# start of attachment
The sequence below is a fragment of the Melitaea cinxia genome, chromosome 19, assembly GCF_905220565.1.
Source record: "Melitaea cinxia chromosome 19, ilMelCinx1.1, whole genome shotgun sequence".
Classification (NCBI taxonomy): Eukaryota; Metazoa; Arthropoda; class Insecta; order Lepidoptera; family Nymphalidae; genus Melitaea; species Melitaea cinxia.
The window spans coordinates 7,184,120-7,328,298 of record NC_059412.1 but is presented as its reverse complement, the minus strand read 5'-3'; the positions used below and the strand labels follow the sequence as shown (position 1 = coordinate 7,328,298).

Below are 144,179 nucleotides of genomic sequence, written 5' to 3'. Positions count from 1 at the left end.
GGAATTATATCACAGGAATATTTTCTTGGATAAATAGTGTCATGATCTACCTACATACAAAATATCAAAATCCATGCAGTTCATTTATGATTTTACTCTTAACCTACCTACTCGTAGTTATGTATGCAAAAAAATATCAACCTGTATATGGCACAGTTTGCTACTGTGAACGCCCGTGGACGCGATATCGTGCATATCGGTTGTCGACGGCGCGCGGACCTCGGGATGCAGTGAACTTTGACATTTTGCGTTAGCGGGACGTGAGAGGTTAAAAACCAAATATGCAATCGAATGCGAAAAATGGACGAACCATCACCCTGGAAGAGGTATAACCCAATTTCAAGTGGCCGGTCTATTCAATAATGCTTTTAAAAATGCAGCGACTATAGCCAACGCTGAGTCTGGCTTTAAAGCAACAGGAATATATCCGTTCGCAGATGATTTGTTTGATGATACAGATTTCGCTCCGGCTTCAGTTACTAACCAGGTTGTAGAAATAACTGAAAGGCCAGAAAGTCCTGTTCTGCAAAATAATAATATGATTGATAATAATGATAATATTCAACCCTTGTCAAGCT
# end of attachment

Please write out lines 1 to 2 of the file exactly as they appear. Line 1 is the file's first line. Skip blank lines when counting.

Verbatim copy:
The sequence below is a fragment of the Melitaea cinxia genome, chromosome 19, assembly GCF_905220565.1.
Source record: "Melitaea cinxia chromosome 19, ilMelCinx1.1, whole genome shotgun sequence".